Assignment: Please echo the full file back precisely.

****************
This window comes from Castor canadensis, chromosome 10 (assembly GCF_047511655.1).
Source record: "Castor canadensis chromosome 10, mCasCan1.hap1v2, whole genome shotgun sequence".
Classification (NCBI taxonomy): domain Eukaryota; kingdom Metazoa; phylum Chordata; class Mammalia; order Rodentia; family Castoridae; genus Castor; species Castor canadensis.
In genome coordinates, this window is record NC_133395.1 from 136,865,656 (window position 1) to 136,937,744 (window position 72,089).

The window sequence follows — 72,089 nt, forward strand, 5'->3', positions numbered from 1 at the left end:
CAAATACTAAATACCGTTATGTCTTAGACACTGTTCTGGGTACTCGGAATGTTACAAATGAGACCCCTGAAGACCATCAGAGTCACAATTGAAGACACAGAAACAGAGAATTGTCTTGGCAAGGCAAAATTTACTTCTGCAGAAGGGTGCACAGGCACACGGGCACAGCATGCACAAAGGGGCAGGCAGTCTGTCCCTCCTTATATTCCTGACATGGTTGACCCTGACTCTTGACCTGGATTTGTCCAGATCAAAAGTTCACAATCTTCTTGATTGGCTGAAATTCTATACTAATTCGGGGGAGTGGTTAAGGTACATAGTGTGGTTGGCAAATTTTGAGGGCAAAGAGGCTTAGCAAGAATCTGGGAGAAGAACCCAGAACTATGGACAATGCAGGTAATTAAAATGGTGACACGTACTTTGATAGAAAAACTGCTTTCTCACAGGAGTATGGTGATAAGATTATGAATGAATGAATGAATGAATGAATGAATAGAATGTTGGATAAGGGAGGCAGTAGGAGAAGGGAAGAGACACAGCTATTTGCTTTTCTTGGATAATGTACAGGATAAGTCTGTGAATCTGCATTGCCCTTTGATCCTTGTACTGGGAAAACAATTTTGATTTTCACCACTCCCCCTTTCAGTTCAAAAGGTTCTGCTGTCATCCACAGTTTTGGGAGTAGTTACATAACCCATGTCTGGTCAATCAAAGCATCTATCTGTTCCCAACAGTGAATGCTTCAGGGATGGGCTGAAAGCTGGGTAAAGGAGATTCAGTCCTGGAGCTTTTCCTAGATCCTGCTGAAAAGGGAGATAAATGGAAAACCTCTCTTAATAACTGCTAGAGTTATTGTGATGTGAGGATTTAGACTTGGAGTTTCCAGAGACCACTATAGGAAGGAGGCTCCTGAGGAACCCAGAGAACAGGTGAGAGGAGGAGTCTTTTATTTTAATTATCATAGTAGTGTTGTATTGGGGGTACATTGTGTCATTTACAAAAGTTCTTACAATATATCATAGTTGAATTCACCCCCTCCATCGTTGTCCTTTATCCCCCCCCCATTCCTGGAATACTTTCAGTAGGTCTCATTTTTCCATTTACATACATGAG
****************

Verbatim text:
This window comes from Castor canadensis, chromosome 10 (assembly GCF_047511655.1).
Source record: "Castor canadensis chromosome 10, mCasCan1.hap1v2, whole genome shotgun sequence".
Classification (NCBI taxonomy): domain Eukaryota; kingdom Metazoa; phylum Chordata; class Mammalia; order Rodentia; family Castoridae; genus Castor; species Castor canadensis.
In genome coordinates, this window is record NC_133395.1 from 136,865,656 (window position 1) to 136,937,744 (window position 72,089).

The window sequence follows — 72,089 nt, forward strand, 5'->3', positions numbered from 1 at the left end:
CAAATACTAAATACCGTTATGTCTTAGACACTGTTCTGGGTACTCGGAATGTTACAAATGAGACCCCTGAAGACCATCAGAGTCACAATTGAAGACACAGAAACAGAGAATTGTCTTGGCAAGGCAAAATTTACTTCTGCAGAAGGGTGCACAGGCACACGGGCACAGCATGCACAAAGGGGCAGGCAGTCTGTCCCTCCTTATATTCCTGACATGGTTGACCCTGACTCTTGACCTGGATTTGTCCAGATCAAAAGTTCACAATCTTCTTGATTGGCTGAAATTCTATACTAATTCGGGGGAGTGGTTAAGGTACATAGTGTGGTTGGCAAATTTTGAGGGCAAAGAGGCTTAGCAAGAATCTGGGAGAAGAACCCAGAACTATGGACAATGCAGGTAATTAAAATGGTGACACGTACTTTGATAGAAAAACTGCTTTCTCACAGGAGTATGGTGATAAGATTATGAATGAATGAATGAATGAATGAATGAATAGAATGTTGGATAAGGGAGGCAGTAGGAGAAGGGAAGAGACACAGCTATTTGCTTTTCTTGGATAATGTACAGGATAAGTCTGTGAATCTGCATTGCCCTTTGATCCTTGTACTGGGAAAACAATTTTGATTTTCACCACTCCCCCTTTCAGTTCAAAAGGTTCTGCTGTCATCCACAGTTTTGGGAGTAGTTACATAACCCATGTCTGGTCAATCAAAGCATCTATCTGTTCCCAACAGTGAATGCTTCAGGGATGGGCTGAAAGCTGGGTAAAGGAGATTCAGTCCTGGAGCTTTTCCTAGATCCTGCTGAAAAGGGAGATAAATGGAAAACCTCTCTTAATAACTGCTAGAGTTATTGTGATGTGAGGATTTAGACTTGGAGTTTCCAGAGACCACTATAGGAAGGAGGCTCCTGAGGAACCCAGAGAACAGGTGAGAGGAGGAGTCTTTTATTTTAATTATCATAGTAGTGTTGTATTGGGGGTACATTGTGTCATTTACAAAAGTTCTTACAATATATCATAGTTGAATTCACCCCCTCCATCGTTGTCCTTTATCCCCCCCCCATTCCTGGAATACTTTCAGTAGGTCTCATTTTTCCATTTACATACATGAG